Hey there, time traveller!
This article was published 28/11/2012 (1310 days ago), so information in it may no longer be current.
Just around noon on Wednesday, two federal mediators began their first sit-down session with the NHL and NHL Players' Association in an attempt to end a lockout now into its 75th day, to stop the financial bloodbath both sides are suffering and save a portion of the 2012-13 season.
And given all the doubt and negativity that surrounds this latest attempt to bridge the gap between the two sides, if Scot L. Beckenbaugh and John Sweeney of the U.S. Federal Mediation and Conciliation Service can somehow help facilitate a deal, then their likenesses should be bronzed and displayed in front of every NHL arena from Anaheim to Boston and Edmonton to Sunrise, Fla.
The general consensus as the discussions began Wednesday and were expected to last into Thursday-Friday is this: mediation is a last-minute, pull-the-goalie long shot. And if nothing materializes, the next announcement from NHL headquarters might be to nuke the entire 2012-13 season.
"We all hope it can help out," said Winnipeg Jet captain Andrew Ladd after an off-ice workout at the MTS Iceplex on Wednesday. "But at the end of the day it's one of those things where it's still not going to work unless you have two parties that are willing to negotiate and try and get a deal done, which we haven't had so far.
"You hope it can lead to something, but we'll have to wait and see."
The NHL has already cancelled games through to Dec. 14, 422 in total, including the Winter Classic on New Year's Day as well as the NHL All-Star weekend in Columbus on Jan. 26-27 and the lockout, now into its third month, is costing both the league and players millions of dollars daily. At the same time, the NHL brand is not only losing fans and sponsors, the apathy surrounding this ongoing dispute is spreading.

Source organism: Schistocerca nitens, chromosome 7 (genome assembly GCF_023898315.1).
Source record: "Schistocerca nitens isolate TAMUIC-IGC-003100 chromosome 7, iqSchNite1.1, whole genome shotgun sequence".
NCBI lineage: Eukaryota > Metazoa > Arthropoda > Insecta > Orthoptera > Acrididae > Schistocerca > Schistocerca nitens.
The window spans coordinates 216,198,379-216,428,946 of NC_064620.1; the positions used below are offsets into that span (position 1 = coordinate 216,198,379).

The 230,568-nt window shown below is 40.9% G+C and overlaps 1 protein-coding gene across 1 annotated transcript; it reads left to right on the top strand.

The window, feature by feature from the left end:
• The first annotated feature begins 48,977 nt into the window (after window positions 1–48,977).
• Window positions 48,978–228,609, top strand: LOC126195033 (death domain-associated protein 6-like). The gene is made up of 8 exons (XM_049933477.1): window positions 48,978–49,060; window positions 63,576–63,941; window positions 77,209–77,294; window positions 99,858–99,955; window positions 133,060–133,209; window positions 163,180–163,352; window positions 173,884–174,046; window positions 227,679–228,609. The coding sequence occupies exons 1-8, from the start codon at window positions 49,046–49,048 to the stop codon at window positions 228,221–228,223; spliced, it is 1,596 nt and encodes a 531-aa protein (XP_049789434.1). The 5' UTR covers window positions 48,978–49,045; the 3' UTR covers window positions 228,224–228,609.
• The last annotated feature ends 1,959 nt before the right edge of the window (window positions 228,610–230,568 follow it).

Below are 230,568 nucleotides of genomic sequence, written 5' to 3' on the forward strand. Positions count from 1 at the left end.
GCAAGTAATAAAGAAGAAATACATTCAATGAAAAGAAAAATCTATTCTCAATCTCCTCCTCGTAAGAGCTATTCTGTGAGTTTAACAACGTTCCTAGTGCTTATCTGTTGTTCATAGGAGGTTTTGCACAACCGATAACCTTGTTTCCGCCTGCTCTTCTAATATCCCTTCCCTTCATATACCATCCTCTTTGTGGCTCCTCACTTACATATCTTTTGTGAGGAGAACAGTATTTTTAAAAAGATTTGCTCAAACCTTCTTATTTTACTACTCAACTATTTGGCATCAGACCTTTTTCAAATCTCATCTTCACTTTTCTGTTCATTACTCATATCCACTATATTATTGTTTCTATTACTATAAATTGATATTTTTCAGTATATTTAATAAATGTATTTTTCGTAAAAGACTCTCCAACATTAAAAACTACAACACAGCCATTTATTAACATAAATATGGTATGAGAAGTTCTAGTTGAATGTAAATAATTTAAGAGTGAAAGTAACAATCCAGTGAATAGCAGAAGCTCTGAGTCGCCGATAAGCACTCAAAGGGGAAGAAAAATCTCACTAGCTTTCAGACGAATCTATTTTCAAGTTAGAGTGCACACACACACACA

"You learn to suppress you optimism a little bit," said Ladd. "You learn the process and, unfortunately, it's taken a lot more time than everyone would have liked.
"We just want to play hockey, that's the main thing. The frustrating thing is we don't have a willing negotiating partner trying to get the deal done. They're trying to hit the home run, which is unfortunate because the game was doing so well and heading in the right direction in so many ways. It would have been nice to find a fair deal for both parties and we could move forward and grow the game together even more."
In the meantime -- and seemingly barring a negotiating miracle -- the gulf between the two sides will only further grow. So, too, will the angst among the game's fans and icons. An example: on Wednesday Hockey Hall of Famer Ted Lindsay spoke out in an interview with ESPN Boston, agreeing with Washington Capitals defenceman Roman Hamrlik, who last week questioned the leadership of NHLPA executive director Donald Fehr and suggested the players vote on the latest NHL proposal.
"He was absolutely right," Lindsay said. "Every one of these players needs to realize the money they've lost, they will never get back in their lifetime. The front two lines of every team are the big money-earners and they're going to be fine no matter what, but the third- and fourth-liners or the guys like (Hamrlik) at the end of their career, they're going to feel it and I'm sure they are feeling it, so they should speak up.
"We love our game. We're all basically small-towners across Canada, across the United States and, now, across Europe as well. We want the best for our game, for the players and for the owners but most of all for the game, and we want that game back on the ice. You know what, really at this point it doesn't matter whether it's players or owners or who knows who is right and wrong. The damage they're both doing to hockey right now bothers me so much."
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